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Re: The draft Position statement on the GFDL

@ 12/05/2004 15:39 : wrote Raul Miller :

 But some people have made claims that there are certain things we
 require of the license (such as the complete absence of restrictions
 on the right to create derivative works), regardless of the law.

hmmm. In this, I side with you.

> Let's see, step-by-step: 1. I get gcc's sources; 1. (a) I have a
> valid license to it; 2. I get metafont sources; 2. (a) I also have
> a valid license to this; -- up to this point, no license violation
> 3. I make modifications to gcc and to metafont, taking care of :
> 3. (a) not removing any copyright (C) notices -- they are already
> there, I don't need to put them, I received gcc under the terms of
> the GPL, with the notices, and the disclaimer (as to satisfy
> GPL#1); 3. (b) marking the changed files as changed as to satisfy
> GPL#2, 'a';

 Here's where you start running into problems: GPL#2 requires you
 satisfy GPL#1 for the modified work, which now includes stuff you do
 not have the right to put under GPL's terms.

yeah, but as I did not redistribute (licensing/sublicensing) my derived work yet, so I'm not in trouble ...

 The subsequent steps you've proposed do not rectify this issue.

 Alternatively you've not yet created a work combining both, but when
 you do reach that point you'll still have this issue:


> 4. I will write my files needed to integrate both, taking all the
> necessary precautions 3 a-d above. Notice that probably my files


> completely unrelated) are derived works both of metafont and of
> gcc. -- no license violation.

 What are the appropriate license notices you've placed? How do they

They are not appropriate LICENSE notices, they are COPYRIGHT notices:

Copyright (C) 1991-2004 FSF
Copyright (C) 1997-2004 LaTeX whatever made metafont
Copyright (C) 2004 Humberto Massa, integration work of gcc and metafont
the result of this is undistributable, for the licenses are incompatible;
however, you can use my script at http://humbertomassa.org/makemetagcc.sh
to produce a similar copy.
All rights reserved

 satisfy the GPL requirements about the license on the work as a

GPL#2(b) only applies to distribution. I'll quote it to you, again:

b) You must cause any work that you distribute or publish, that in
   whole or in part contains or is derived from the Program or any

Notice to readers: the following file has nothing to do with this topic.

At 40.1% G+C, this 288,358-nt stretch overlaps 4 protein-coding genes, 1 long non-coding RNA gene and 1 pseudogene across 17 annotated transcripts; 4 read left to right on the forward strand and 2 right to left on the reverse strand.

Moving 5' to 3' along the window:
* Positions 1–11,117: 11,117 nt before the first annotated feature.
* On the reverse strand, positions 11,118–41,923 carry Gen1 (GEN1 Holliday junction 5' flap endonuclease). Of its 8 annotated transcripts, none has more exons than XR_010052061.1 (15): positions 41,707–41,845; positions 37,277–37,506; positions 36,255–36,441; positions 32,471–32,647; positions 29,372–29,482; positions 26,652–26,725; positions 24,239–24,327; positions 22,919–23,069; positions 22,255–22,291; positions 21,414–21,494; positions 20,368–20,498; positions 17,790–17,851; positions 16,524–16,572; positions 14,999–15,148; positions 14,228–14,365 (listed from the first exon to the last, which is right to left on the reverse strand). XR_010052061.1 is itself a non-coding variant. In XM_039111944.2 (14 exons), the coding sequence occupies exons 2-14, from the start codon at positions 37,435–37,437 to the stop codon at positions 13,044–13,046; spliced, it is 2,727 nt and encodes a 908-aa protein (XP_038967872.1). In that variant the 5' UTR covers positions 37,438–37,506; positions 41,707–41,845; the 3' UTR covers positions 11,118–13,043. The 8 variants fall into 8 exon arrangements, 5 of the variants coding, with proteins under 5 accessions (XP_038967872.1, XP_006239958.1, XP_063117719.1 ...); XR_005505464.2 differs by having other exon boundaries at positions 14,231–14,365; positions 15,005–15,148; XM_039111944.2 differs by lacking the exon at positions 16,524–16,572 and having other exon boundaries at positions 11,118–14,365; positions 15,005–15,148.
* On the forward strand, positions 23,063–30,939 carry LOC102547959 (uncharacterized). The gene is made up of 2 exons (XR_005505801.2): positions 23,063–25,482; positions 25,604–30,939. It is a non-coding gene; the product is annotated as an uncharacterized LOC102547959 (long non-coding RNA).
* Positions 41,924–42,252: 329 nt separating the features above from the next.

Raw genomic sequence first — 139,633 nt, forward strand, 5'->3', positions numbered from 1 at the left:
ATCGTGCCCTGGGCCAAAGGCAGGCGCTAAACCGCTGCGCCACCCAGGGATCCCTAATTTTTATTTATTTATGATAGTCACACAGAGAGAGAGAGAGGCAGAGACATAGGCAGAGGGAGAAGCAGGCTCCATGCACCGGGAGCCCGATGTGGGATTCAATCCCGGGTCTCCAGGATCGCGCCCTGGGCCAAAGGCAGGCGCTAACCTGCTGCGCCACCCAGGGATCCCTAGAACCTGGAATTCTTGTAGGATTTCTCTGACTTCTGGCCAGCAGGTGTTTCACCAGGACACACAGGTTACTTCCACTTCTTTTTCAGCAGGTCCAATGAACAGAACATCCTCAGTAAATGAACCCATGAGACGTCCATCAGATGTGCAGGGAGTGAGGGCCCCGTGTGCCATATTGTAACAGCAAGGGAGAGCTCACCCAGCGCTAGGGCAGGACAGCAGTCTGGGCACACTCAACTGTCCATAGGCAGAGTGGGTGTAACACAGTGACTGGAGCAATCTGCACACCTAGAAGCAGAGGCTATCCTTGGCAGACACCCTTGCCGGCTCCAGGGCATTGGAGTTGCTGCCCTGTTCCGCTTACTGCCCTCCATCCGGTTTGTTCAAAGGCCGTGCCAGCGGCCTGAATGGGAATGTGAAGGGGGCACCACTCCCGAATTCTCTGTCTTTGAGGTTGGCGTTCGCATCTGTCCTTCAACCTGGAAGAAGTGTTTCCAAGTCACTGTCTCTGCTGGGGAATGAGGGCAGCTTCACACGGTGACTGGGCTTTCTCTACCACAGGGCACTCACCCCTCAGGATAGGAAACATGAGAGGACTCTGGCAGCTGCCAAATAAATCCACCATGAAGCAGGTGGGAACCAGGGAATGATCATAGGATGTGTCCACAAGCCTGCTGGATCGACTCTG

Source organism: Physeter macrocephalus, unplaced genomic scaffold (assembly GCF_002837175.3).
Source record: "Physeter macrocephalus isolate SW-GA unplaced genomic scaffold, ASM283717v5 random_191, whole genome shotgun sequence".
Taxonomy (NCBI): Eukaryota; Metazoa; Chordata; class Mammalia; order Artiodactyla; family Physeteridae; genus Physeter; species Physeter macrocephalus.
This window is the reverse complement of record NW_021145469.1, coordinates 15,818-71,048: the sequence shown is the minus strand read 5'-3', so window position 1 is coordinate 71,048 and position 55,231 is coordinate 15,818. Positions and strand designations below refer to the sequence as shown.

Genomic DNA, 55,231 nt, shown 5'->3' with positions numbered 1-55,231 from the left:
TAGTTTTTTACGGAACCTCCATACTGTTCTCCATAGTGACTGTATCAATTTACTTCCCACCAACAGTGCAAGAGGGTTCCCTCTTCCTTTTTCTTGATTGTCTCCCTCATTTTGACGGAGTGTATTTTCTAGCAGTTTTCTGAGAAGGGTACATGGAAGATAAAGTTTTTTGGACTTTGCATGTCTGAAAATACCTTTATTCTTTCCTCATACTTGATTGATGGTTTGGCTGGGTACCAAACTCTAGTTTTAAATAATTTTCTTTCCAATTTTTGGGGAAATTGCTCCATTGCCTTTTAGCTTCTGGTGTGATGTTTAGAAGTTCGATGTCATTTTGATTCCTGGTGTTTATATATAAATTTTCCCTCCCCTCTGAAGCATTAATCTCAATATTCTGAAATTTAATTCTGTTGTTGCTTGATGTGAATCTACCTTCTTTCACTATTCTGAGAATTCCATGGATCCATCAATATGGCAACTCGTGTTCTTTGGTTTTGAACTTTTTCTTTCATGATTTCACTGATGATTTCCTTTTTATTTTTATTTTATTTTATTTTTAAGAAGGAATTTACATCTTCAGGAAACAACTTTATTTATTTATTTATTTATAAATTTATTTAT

part thereof, to be licensed as a whole at no charge to all third
   parties under the terms of this License.

with emphasis in "any work that you distribute or publish".

 And then there's the copies you would need to make for test and debug

those are ok.

 Of course, if this is done in a jurisdiction where copyright isn't
 required for these copies then there is no issue. Also, until the

It is not the case that copyright isn't required, is more accurately: once you have a valid license to a piece of software, the copies involved in its use are fair game.

 author(s) of gcc do not care to act on this case then you are not

In some cases, in Brasil, you can be prosecuted by the State for copyright infringement, even if the copyright holder presses no charges. I'm sure other jurisdictions have similar cases.

 to be subject to penalties for infringement. But that's not because
 the GPL has granted copyright for this case.

No, that's because there is a solid limit in what the GPL can do to take away your freedoms. It can trade freedoms it would grant you, subject to compliance to things, but it cannot take away from you freedoms the law give you. Quoting myself (my post -- essay -- about the GPL of today is inspired by my need to answer you begin 100% sure of what I am talking about):

bool can_i_do(something) {
 if( copyright_law_grants_me_the_right_of(something) )
   return true;
 if( is_in_rights_granted_from_1_to_11_above(something) &&
   the_SUBJECT_TO_clauses_are_satisfied_by(something) )
     return true;
 return false;


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